5.
  • Pohl, Petra, et al. (författare)
  • Community-dwelling older people with an injurious fall are likely to sustain new injurious falls within 5 years a prospective long-term follow-up study
  • 2014
  • Ingår i: BMC Geriatrics. - BioMed Central. - 1471-2318. ; 14:1, s. 120
  • Tidskriftsartikel (refereegranskat)abstract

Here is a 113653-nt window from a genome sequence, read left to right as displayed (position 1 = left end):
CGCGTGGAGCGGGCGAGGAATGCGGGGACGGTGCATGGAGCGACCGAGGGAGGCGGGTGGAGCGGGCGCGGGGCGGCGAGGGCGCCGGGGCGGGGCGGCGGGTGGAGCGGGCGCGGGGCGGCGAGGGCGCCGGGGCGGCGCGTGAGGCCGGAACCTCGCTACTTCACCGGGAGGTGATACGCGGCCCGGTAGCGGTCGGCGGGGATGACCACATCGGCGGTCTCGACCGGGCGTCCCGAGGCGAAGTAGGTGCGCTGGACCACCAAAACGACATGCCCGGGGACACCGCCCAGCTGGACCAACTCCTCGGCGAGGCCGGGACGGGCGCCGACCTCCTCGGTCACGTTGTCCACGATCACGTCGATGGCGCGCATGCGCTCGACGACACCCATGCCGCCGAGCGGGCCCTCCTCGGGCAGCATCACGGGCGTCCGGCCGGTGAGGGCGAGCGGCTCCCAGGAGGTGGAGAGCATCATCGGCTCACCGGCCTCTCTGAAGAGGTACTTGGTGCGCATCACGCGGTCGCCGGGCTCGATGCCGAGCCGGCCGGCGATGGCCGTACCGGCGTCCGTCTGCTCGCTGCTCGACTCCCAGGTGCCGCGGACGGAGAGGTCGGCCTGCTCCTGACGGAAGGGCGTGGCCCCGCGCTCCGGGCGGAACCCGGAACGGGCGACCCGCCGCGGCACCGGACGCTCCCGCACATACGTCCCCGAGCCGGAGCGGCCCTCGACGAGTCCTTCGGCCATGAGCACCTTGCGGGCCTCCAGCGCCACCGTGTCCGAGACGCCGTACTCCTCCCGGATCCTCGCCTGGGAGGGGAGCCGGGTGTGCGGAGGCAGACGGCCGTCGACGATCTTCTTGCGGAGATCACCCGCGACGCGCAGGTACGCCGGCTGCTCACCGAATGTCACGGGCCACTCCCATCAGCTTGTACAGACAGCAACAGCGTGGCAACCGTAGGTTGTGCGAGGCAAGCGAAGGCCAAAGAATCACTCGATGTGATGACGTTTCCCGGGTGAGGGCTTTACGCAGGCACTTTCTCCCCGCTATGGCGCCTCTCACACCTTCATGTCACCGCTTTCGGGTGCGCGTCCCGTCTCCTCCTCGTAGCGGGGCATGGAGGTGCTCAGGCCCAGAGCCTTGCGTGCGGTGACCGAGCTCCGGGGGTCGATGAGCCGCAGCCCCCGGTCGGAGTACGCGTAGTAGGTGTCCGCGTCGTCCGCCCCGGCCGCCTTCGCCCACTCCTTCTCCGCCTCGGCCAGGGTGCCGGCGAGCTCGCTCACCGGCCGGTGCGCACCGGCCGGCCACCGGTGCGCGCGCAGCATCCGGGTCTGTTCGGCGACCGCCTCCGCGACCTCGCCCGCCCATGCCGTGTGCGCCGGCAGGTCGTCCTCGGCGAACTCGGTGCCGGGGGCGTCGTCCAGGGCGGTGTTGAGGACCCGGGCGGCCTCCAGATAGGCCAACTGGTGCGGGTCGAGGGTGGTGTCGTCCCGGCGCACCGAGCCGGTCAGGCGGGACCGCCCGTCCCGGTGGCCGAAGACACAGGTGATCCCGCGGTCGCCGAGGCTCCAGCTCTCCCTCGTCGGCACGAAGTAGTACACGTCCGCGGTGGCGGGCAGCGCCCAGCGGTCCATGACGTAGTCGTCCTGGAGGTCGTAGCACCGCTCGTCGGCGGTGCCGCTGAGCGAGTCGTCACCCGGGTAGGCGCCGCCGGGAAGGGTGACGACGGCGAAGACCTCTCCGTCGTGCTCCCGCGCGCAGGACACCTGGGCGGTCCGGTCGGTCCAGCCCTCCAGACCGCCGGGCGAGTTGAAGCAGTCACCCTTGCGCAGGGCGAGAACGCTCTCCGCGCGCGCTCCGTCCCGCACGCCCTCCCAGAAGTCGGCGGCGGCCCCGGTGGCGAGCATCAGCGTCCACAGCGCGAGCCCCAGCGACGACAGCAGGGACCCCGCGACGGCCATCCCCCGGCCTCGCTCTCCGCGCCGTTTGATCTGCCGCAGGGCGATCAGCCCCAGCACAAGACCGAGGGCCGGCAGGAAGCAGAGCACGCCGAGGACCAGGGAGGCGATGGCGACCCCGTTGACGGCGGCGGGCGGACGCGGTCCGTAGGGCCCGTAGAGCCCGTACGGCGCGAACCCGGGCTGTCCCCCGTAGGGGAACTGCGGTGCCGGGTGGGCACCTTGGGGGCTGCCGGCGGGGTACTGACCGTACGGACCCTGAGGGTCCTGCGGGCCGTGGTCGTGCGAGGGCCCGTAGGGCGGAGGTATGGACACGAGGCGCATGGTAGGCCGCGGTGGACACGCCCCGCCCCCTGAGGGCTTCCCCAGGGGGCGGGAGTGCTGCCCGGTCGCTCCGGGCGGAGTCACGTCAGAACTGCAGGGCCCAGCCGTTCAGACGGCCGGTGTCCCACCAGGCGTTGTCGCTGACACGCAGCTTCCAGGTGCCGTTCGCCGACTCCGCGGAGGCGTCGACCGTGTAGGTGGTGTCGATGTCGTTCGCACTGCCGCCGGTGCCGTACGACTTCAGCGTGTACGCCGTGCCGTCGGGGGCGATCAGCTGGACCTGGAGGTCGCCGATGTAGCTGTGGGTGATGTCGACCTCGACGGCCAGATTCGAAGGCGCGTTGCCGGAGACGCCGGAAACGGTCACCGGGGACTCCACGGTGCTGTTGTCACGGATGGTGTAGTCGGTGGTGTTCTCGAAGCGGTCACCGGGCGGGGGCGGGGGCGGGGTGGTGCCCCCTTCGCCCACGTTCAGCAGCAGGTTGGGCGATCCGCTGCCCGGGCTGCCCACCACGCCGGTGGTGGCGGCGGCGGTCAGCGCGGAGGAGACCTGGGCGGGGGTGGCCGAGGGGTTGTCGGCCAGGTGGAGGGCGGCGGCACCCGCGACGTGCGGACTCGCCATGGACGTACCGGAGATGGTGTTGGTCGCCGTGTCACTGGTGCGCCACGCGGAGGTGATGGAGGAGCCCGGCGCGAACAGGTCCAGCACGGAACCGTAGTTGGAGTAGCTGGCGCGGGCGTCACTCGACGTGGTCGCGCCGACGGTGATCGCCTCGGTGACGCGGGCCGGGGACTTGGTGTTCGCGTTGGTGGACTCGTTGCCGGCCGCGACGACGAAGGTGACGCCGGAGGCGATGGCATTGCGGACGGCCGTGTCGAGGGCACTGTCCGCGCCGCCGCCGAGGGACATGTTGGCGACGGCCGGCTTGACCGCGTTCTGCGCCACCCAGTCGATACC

• BACKGROUND: Fall-related injuries in older people are a leading cause of morbidity and mortality. Self-reported fall events in the last year is often used to estimate fall risk in older people. However, it remains to be investigated if the fall frequency and the consequences of the falls have an impact on the risk for subsequent injurious falls in the long term. The objective of this study was to investigate if a history of one single non-injurious fall, at least two non-injurious falls, or at least one injurious fall within 12 months increases the risk of sustaining future injurious falls.METHODS: Community-dwelling individuals 75-93 years of age (n = 230) were initially followed prospectively with monthly calendars reporting falls over a period of 12 months. The participants were classified into four groups based on the number and type of falls (0, 1, ≥2 non-injurious falls, and ≥1 injurious fall severe enough to cause a visit to a hospital emergency department). The participants were then followed for several years (mean time 5.0 years ±1.1) regarding injurious falls requiring a visit to the emergency department. The Andersen-Gill method of Cox regression for multiple events was used to estimate the risk of injurious falls.RESULTS: During the long-term follow-up period, thirty per cent of the participants suffered from at least one injurious fall. Those with a self-reported history of at least one injurious fall during the initial 12 months follow-up period showed a significantly higher risk for sustaining subsequent injurious falls in the long term (hazard ratio 2.78; 95% CI, 1.40-5.50) compared to those with no falls. No other group showed an increased risk.CONCLUSIONS: In community-dwelling people over 75 years of age, a history of at least one self-reported injurious fall severe enough to cause a visit to the emergency department within a period of 12 months implies an increased risk of sustaining future injurious falls. Our results support the recommendations to offer a multifactorial fall-risk assessment coupled with adequate interventions to community-dwelling people over 75 years who present to the ED due to an injurious fall.